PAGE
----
A compelling study of a childless, middle-aged woman who writes fiction to fend off her demons.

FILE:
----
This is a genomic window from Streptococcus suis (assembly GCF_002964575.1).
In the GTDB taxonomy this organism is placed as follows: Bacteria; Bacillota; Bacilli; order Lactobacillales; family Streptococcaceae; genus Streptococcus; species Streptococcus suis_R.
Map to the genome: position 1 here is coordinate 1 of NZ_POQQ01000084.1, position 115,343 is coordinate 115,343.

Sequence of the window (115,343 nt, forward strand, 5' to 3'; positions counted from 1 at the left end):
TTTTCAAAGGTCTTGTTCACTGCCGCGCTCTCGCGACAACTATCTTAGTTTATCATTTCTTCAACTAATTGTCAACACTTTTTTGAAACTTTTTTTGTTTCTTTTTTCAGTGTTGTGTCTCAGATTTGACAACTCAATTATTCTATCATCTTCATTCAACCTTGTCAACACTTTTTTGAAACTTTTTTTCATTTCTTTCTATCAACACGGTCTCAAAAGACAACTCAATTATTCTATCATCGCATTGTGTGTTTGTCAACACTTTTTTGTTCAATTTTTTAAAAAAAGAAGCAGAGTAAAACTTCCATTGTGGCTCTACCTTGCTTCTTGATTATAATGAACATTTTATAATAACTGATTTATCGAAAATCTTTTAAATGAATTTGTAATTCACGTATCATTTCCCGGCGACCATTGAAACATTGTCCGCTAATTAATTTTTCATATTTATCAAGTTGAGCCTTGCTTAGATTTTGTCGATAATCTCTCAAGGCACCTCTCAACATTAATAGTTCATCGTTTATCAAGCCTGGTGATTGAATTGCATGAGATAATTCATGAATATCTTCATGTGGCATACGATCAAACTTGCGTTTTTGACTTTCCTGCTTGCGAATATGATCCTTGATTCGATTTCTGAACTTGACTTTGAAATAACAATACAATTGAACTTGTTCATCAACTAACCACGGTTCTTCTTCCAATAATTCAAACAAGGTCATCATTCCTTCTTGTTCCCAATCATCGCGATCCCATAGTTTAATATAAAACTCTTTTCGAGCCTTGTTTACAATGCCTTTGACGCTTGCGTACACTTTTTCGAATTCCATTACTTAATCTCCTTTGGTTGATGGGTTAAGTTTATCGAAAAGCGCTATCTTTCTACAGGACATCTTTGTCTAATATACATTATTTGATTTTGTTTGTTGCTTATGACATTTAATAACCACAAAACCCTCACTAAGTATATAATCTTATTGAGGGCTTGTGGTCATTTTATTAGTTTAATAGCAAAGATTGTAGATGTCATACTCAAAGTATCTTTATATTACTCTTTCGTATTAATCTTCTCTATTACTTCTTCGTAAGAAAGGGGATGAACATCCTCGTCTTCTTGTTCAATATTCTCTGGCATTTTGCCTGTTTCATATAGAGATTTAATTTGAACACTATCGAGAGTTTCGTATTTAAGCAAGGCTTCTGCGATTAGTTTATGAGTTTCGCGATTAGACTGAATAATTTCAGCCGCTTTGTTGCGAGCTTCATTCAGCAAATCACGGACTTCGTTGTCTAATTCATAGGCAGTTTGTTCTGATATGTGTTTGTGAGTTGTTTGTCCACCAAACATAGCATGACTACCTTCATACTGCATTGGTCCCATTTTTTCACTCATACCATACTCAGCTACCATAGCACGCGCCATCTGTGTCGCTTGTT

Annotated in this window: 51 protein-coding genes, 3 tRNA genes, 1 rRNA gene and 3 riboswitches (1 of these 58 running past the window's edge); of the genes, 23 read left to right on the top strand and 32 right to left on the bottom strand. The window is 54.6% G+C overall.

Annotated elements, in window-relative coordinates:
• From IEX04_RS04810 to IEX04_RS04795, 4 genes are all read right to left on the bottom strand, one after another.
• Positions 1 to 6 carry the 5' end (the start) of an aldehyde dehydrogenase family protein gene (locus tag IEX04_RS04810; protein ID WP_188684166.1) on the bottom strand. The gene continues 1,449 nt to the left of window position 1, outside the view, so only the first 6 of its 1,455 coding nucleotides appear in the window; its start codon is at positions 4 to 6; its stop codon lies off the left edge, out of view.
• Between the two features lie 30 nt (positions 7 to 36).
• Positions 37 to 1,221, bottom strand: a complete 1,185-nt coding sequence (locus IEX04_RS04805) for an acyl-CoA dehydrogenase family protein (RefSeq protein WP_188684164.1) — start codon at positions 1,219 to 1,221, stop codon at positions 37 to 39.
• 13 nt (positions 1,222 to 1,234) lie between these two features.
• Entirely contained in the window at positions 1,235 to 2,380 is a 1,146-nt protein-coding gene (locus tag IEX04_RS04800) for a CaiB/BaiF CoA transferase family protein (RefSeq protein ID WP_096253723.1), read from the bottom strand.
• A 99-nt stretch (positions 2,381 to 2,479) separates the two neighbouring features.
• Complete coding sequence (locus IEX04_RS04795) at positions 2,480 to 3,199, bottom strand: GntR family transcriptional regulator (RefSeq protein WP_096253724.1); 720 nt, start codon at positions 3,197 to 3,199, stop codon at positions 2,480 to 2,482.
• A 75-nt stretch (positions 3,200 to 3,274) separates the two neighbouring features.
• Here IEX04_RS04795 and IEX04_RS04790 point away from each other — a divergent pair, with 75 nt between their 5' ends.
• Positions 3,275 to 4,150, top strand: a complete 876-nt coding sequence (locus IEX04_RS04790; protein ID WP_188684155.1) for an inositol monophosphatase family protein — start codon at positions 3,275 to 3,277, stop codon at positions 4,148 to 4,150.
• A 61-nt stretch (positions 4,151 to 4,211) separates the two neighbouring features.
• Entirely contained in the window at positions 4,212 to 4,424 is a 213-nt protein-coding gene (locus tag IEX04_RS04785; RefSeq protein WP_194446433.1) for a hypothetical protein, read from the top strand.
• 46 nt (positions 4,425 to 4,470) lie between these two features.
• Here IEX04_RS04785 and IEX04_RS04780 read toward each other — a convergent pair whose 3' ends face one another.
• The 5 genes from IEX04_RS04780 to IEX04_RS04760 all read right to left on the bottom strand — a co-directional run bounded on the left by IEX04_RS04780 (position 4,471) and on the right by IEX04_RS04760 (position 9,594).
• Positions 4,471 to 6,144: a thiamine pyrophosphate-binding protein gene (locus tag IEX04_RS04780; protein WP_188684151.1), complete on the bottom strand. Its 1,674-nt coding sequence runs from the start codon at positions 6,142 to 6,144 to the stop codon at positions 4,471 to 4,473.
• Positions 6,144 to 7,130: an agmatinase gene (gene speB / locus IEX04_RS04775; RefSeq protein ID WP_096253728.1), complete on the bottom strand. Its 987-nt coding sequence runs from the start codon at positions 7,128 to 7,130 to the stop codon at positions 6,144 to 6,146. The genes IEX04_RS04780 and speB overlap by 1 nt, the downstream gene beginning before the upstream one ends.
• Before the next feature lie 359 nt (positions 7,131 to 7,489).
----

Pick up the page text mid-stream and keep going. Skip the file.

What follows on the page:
A compelling study of a childless, middle-aged woman who writes fiction to fend off her demons, multi-strander “Stories” has a hard-won simplicity that gives it universal resonance. Moving beyond its immediate concerns into the recent story of Spain itself, the flawed but emotionally perceptive pic is driven by a beautifully understated performance by Concepcion Gonzalez that speaks to a generation of middle-aged Spanish women hitherto largely ignored by Spanish filmmakers. Fest play seems assured for this unheralded debut, which should resonate with auds capable of seeing past its gloomy surface to the issues beneath.Quietly tolerant of the emptiness of her life, Rosario (Gonzalez) is stuck in an inert marriage to Martin (Yago Presa), who takes little interest in her inner life. The death of their baby years earlier hangs heavy over their relationship. Rosario seeks therapy in two ways: visiting a shrink (Luis Callejo) and writing stories that cast oblique light on her emotional state. Rosario’s four yarns are shot in black-and-white and rapidly edited, unlike the real-time exchanges of her own story. They’re straightforward little chunks of dirty realism: for example, a barman throws a drunken woman out of his bar, only to later hear she’s died, and an elderly man apologizes to the local community for the crimes he committed against their families during the postwar period. It’s here that the pic makes its political point most tellingly: Is it any wonder that an entire generation of Spaniards chose to shut up rather than put up? And what are the emotional consequences? Not unlike the stories in Wayne Wang’s “Smoke,” the separate chapters are subtly interwoven to shed light on each other. But they also find their focus in Rosario herself, going to the heart of what it means to be a woman in contempo Spain. Most of the lensing is handheld, in faux-docu style, and much of the dialogue feels improvised, creating a warmly compassionate atmosphere. Moments of gentle humor form a counterpoint to all the intensity. Non-pro Gonzalez is superbly directed by writer-helmer-d.p. Mario Iglesias as a woman trapped in a limbo between convention and the desire for self-expression, as the camera lingers on her sad, baffled gaze. However, there’s the nagging question of how Rosario learned to write such well-crafted stories. Exchanges between Rosario and Martin are supercharged with the unspoken, and the rawness of the scene in which she recounts the death of her son is authentically moving. On the downside, the final scenes show the strain of trying to wrap things up too neatly, and slide briefly into sentimentality. Multiple thesps in other scenes are offered little but vignettes. However, they exploit them to the dramatic max, particularly Isabel Rey as Julia, a pregnant artist stuggling to paint a picture of a dead child of whom no photos exist.